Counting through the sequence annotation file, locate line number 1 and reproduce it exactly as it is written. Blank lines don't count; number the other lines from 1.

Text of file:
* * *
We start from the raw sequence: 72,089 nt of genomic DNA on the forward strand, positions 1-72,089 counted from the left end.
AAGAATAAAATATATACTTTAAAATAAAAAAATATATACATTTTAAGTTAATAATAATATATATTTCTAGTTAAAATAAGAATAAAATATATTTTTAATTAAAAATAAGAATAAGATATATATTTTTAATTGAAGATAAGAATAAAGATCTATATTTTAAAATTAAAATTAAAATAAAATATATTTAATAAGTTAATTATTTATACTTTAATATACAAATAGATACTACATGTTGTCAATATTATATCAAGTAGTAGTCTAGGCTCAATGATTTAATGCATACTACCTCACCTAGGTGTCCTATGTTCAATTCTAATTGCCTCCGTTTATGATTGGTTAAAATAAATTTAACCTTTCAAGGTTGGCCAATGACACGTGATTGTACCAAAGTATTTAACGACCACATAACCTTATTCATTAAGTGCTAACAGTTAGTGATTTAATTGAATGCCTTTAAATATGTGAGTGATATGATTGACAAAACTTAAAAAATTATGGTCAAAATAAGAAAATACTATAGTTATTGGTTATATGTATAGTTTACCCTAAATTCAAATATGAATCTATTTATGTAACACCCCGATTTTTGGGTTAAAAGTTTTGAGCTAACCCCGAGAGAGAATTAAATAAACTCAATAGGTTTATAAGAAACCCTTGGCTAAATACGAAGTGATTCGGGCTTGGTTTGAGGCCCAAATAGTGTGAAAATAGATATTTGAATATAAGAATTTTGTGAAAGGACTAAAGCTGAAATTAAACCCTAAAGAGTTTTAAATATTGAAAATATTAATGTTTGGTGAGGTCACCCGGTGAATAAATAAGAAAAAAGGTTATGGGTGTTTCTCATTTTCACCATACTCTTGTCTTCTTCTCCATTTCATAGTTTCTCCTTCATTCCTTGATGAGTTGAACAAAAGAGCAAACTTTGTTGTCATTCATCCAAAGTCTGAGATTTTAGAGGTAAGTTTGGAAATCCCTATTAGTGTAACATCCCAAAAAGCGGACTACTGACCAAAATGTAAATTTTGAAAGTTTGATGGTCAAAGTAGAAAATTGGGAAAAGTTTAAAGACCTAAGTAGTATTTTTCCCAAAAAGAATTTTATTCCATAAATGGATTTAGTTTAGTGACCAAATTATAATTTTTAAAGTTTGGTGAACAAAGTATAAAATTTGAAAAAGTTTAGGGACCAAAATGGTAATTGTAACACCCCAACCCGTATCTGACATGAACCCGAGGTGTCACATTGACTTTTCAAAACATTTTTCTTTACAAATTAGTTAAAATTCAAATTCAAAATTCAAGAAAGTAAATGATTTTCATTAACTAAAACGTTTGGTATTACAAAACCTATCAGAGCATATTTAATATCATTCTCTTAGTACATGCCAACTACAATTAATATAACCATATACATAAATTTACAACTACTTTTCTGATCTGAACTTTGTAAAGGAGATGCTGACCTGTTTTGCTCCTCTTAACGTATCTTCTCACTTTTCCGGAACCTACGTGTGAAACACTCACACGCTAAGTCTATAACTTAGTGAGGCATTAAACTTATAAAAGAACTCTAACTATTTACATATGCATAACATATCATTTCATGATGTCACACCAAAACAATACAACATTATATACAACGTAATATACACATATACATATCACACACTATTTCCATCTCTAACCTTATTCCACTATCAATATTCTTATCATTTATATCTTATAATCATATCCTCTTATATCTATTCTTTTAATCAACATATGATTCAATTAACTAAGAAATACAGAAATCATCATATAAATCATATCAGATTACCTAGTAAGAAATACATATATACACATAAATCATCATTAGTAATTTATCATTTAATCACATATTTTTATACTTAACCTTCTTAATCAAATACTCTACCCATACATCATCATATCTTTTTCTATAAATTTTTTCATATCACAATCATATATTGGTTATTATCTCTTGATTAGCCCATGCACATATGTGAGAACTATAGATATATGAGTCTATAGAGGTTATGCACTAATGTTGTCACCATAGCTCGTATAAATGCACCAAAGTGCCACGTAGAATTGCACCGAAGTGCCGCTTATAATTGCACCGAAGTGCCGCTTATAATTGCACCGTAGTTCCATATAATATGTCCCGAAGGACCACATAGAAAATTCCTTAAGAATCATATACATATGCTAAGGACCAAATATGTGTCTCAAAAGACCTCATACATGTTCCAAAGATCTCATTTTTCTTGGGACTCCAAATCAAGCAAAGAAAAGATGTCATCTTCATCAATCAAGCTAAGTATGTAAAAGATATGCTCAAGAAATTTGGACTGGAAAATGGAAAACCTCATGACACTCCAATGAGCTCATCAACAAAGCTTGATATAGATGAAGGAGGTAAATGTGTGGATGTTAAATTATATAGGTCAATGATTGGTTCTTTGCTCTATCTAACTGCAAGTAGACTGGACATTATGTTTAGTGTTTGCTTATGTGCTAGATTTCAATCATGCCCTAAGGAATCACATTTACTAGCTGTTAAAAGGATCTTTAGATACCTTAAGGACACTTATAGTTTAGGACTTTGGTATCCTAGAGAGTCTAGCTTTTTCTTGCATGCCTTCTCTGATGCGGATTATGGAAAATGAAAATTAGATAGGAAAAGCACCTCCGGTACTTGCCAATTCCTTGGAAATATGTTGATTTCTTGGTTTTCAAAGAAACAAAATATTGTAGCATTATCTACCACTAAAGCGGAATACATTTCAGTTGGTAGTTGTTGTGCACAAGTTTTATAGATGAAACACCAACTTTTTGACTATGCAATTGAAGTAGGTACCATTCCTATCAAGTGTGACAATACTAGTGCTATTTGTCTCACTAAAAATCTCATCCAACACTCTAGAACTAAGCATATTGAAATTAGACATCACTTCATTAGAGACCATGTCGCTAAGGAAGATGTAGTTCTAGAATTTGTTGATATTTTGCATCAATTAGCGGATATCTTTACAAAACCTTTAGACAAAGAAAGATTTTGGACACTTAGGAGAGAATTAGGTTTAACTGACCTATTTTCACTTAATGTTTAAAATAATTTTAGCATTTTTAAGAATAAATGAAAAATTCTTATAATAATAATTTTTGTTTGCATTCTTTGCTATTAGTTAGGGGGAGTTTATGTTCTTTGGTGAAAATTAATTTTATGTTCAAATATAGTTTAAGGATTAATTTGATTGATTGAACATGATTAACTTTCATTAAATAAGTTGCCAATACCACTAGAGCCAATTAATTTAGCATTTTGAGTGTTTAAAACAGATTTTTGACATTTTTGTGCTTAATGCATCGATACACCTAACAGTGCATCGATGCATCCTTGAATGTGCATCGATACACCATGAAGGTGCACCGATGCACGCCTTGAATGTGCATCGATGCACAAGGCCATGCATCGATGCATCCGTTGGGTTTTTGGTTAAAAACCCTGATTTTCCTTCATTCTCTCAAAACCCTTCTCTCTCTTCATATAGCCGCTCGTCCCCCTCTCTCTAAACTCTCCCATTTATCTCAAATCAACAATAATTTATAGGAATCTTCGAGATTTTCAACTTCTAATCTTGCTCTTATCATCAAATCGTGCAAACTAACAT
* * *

We start from the raw sequence: 72,089 nt of genomic DNA on the forward strand, positions 1-72,089 counted from the left end.